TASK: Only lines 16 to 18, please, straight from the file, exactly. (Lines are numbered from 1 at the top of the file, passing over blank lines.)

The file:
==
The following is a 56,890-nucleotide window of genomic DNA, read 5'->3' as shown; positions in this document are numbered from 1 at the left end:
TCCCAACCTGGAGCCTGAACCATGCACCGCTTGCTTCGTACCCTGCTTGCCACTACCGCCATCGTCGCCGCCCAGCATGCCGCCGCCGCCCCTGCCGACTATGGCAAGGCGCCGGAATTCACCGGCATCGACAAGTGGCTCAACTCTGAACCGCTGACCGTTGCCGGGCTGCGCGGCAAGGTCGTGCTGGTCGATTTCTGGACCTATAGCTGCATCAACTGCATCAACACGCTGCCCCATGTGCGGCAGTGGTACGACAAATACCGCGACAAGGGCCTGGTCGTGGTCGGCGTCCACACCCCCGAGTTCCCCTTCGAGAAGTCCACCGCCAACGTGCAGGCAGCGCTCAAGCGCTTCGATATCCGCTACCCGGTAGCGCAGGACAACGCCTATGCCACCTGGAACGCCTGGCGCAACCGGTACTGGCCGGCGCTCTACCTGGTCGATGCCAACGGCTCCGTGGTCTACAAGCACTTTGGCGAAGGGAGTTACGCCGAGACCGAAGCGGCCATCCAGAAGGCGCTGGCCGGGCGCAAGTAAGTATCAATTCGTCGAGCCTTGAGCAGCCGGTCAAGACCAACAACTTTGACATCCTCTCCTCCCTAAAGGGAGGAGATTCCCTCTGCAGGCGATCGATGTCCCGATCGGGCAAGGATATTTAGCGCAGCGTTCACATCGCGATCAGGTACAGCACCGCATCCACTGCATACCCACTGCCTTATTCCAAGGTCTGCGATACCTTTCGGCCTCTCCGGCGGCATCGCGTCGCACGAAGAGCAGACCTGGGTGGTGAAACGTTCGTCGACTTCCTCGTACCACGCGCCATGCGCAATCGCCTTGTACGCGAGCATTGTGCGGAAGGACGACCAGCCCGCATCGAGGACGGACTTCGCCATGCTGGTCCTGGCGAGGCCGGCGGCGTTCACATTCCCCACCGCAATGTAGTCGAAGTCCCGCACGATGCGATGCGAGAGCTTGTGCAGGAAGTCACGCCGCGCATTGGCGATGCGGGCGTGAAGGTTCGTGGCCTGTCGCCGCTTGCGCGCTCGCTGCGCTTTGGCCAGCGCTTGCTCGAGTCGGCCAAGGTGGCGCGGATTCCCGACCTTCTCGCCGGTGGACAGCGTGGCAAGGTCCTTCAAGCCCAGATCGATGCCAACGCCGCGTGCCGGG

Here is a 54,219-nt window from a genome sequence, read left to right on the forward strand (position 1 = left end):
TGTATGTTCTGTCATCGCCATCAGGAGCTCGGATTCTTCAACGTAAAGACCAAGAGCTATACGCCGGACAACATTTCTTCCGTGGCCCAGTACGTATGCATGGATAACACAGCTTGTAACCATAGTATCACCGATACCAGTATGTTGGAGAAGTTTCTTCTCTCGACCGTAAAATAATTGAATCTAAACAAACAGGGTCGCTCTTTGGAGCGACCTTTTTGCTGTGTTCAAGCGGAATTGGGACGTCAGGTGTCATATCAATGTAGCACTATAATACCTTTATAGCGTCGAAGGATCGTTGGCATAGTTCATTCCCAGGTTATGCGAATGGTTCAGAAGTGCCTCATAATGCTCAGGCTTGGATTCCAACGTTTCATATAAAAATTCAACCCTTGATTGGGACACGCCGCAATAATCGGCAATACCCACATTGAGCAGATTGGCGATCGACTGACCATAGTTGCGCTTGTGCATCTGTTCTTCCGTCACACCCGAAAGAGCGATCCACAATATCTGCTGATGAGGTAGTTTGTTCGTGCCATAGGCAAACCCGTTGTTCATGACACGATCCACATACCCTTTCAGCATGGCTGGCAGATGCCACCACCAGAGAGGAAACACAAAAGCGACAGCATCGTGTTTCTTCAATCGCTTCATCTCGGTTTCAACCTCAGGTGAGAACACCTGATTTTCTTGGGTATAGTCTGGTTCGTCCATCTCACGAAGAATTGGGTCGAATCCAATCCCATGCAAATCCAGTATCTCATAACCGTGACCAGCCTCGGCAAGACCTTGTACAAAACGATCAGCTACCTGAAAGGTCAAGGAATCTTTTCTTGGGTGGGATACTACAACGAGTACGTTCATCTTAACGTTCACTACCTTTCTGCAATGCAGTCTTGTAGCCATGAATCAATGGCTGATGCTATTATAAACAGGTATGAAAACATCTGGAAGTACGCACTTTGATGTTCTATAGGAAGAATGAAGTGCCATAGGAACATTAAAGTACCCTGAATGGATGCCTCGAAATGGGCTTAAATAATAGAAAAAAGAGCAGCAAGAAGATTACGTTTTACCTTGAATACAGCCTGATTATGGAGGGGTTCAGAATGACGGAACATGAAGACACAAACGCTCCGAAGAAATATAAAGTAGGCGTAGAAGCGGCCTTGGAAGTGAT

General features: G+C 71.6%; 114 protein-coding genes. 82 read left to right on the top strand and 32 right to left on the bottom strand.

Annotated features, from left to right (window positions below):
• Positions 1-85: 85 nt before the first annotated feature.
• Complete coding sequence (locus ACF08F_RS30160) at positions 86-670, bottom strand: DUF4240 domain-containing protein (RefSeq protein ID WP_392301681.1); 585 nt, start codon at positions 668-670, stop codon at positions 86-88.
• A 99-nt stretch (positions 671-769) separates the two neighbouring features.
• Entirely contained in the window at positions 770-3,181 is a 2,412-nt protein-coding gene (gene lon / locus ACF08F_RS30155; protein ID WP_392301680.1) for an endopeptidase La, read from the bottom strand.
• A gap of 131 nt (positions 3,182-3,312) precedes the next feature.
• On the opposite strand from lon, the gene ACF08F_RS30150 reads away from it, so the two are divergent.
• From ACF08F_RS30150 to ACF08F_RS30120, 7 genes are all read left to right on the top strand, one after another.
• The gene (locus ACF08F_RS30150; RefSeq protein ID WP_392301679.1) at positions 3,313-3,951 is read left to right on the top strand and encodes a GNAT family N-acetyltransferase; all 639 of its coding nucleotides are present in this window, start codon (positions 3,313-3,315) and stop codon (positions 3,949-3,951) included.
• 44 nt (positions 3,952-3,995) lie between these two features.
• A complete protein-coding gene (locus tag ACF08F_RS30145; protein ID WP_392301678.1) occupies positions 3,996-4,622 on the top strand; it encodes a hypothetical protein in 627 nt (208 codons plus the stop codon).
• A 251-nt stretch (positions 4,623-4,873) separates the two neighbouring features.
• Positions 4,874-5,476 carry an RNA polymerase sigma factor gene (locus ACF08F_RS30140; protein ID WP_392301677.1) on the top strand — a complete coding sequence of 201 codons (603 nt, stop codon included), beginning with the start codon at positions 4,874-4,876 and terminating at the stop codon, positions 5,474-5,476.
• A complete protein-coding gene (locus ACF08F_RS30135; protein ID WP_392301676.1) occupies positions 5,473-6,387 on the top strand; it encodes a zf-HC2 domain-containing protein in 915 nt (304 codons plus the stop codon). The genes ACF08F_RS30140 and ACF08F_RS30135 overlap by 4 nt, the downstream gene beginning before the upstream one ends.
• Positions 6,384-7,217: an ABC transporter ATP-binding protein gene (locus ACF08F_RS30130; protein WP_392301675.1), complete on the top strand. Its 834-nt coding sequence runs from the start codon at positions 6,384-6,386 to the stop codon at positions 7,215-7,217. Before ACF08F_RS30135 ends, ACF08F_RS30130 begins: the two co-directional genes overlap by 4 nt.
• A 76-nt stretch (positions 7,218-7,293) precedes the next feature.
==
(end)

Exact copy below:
• A complete protein-coding gene (locus tag ACF08F_RS30145; protein ID WP_392301678.1) occupies positions 3,996-4,622 on the top strand; it encodes a hypothetical protein in 627 nt (208 codons plus the stop codon).
• A 251-nt stretch (positions 4,623-4,873) separates the two neighbouring features.
• Positions 4,874-5,476 carry an RNA polymerase sigma factor gene (locus ACF08F_RS30140; protein ID WP_392301677.1) on the top strand — a complete coding sequence of 201 codons (603 nt, stop codon included), beginning with the start codon at positions 4,874-4,876 and terminating at the stop codon, positions 5,474-5,476.